Tuesday, 5 May 2015

Lizzie Siddal - The Tragedy of a Pre-Raphaelite Supermodel by Lucinda Hawksley


Lizzie Siddal was one of the models used by the Pre-Raphaelite Brotherhood. The group were always looking for "Stunners" as Dante Gabriel Rosetti called them. That meant, someone with a personality that could shine through their paintings. In Lizzie they found one of the most charismatic ones. Unfortunately for her, she had a weak constitution and when falling in love with Rosetti, her life seemed a constant worry to keep him, since he had an eye for beautiful women.

Lucinda Hawksley has written a fascinating and respectful biography of Lizzie Siddal's sad life. Here some of the more breathtaking turns of her life.

It was Walter Howell Deverell who found her in a milliner's shop. At the time, 1849, she was twenty years old and lived with her family. The family had been rich, but lost their fortune and their estate. The father fought his whole life in courts to retrieve the inheritance, but in vain. Lizzie therefore grew up with a notion that they came from a background better than the present living conditions suggested.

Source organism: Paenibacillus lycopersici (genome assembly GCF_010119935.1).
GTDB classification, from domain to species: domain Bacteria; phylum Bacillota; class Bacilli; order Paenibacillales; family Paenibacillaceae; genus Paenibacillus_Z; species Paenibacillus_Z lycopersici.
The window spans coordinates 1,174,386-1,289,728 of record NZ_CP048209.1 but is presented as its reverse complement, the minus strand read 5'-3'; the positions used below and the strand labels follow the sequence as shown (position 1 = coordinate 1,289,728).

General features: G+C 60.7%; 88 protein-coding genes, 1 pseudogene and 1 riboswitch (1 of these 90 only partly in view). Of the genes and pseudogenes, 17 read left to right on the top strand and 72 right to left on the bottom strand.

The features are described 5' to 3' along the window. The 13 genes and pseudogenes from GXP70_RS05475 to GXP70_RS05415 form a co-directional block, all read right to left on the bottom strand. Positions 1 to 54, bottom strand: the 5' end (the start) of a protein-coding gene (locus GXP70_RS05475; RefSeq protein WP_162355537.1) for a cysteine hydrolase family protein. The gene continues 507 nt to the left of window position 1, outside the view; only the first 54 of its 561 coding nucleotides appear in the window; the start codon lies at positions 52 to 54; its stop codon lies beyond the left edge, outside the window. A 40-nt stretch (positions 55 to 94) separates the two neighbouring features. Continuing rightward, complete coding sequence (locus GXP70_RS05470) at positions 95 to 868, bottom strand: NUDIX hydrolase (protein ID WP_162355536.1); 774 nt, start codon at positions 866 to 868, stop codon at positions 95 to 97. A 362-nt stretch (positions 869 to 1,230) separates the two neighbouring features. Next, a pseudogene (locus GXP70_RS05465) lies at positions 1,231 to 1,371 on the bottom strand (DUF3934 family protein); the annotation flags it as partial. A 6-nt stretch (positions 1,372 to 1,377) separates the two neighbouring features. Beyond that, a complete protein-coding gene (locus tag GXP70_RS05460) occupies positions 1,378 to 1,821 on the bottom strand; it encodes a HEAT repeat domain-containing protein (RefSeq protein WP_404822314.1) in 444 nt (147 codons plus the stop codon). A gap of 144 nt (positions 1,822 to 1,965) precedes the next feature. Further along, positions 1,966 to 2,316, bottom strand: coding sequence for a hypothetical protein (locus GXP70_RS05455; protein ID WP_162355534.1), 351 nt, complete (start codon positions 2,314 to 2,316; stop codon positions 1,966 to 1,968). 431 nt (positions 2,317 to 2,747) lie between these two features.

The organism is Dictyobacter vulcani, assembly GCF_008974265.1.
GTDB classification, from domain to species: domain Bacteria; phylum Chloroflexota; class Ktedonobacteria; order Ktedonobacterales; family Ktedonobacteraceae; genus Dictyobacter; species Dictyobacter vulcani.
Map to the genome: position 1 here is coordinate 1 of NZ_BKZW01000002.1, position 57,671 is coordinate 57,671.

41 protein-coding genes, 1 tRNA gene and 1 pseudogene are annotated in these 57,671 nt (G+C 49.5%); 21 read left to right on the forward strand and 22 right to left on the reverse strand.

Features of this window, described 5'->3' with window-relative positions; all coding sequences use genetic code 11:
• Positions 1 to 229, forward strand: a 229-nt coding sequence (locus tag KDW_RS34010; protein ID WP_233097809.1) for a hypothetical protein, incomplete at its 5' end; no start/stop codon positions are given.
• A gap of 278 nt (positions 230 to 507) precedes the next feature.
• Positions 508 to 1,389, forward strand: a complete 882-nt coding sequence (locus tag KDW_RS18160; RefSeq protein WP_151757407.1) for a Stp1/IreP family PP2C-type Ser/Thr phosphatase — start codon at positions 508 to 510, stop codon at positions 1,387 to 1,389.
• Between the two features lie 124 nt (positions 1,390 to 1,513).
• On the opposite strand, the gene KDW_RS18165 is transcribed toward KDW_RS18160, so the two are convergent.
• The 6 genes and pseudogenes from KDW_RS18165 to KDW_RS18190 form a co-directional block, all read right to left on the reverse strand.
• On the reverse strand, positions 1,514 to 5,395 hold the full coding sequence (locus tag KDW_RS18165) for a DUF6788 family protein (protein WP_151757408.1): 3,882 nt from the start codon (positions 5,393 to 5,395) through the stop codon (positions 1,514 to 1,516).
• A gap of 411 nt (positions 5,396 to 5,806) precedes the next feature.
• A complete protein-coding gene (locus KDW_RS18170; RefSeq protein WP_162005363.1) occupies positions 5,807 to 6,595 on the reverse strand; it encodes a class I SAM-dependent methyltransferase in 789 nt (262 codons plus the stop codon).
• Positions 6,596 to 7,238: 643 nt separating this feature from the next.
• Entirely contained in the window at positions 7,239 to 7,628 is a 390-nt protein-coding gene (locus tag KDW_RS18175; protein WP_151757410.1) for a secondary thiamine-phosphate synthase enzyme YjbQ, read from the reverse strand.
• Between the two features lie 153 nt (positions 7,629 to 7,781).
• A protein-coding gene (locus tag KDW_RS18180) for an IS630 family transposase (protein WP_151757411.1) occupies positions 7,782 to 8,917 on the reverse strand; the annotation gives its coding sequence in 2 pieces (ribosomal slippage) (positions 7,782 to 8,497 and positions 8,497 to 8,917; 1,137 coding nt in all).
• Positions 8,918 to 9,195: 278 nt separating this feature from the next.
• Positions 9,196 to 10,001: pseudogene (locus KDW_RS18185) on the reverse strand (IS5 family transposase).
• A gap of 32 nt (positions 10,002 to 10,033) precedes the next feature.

So why was Lizzie considered to be a 'stunner'? Why did she stand out of the rest of the young ladies? She stood out because of her red hair, which seems to have been 'stunning'!


"She was tall and slender with large eyes and long hair the colour of pale copper. Striking, rather than beautiful, especially with those huge, heavy-lidded eyes in such a small face, Lizzie did not conform to the contemporary ideal of beauty. Her greatest considered attributes at this date were that she had perfect deportment, fine facial bone structure and was unusual looking. A woman one would look at and remember."


Ann Manson as Lizzie Siddal in
BBC's 'Desperate Romantics'
The making of Ophelia